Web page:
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Mobtown Beat

New zoning code draws howls from liquor store owners

Perceived crime associated with liquor stores among reasons for license changes

Photo: Edward Ericson Jr., License: N/A, Created: 2013:01:10 16:47:32

Edward Ericson Jr.

Jan. 10 meeting about the fate of many of the city’s liquor stores


A standing-room only crowd gathered at the War Memorial Building on Jan. 10 to protest—and support—the hottest issue in the city’s planned all-new zoning code. Some 105 liquor store owners, whose businesses have been collectively noncompliant under the zoning code for at least 41 years, are slated to have their licenses to sell booze phased out over two years, starting when the zoning code is finalized. That will be maybe two years from now, City Solicitor George Nilson estimated.

 

The move comes in part because of perceived crime associated with the liquor stores.

Proposed loss of their business makes the liquor store owners very unhappy. It makes many of their neighbors happy, however, and a number of them brought signs saying so. Many of the affected stores are owned by Korean-Americans, so the proceedings were translated into Korean. There is talk of a constitutional challenge, which Nilson tried to quash. The city has previously phased out other businesses, he said, including massage parlors, check-cashing stores (news to us—a cursory search found several such local businesses), used-tire storage facilities, and billboards. Courts upheld these moves, ruling that phase-out periods of 18 months or more are fair enough.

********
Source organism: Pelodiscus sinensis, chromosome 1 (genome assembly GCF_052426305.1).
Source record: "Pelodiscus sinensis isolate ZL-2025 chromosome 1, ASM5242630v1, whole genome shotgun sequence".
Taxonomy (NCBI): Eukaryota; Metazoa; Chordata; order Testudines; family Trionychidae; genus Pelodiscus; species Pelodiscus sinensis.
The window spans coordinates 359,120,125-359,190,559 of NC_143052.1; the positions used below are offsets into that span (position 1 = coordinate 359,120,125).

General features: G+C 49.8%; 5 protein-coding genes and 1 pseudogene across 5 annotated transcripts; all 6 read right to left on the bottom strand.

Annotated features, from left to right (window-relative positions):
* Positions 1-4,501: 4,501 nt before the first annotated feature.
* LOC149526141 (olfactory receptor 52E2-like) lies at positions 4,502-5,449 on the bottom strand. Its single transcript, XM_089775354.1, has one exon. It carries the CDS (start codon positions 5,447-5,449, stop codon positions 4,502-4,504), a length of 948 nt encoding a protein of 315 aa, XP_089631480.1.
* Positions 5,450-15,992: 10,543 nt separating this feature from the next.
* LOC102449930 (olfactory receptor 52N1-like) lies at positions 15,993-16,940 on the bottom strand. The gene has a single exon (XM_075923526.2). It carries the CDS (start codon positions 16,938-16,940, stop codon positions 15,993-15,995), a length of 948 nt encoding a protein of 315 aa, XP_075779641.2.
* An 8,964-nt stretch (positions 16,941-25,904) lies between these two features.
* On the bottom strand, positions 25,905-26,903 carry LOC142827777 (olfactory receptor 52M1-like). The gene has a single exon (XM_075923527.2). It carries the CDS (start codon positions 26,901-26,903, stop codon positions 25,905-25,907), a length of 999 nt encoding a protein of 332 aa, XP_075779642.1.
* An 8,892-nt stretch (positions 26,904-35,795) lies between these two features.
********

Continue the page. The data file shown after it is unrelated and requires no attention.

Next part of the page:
Liquor store/bar owners could get two years, plus an additional two-year hardship extension, meaning that it will be 2018 before most of these places must shut down. “That’s fairly generous,” Nilson told the crowd. “It would be absolutely upheld by the courts if challenged.”

Outside, Hollins Market bar owner Milton Doring lit a cigarette as he climbed the stairs. “Bullshit, bullshit, bullshit,” he said. He’s had his place 20 years, his father had it before him. “It used to be Babe Ruth’s father’s” bar, Doring claims.

He’d like to sell it, but the zoning change is screwing up those plans. “I’m 65,” Doring says, adding that the last offer he got was $125,000 less than he thought was right.

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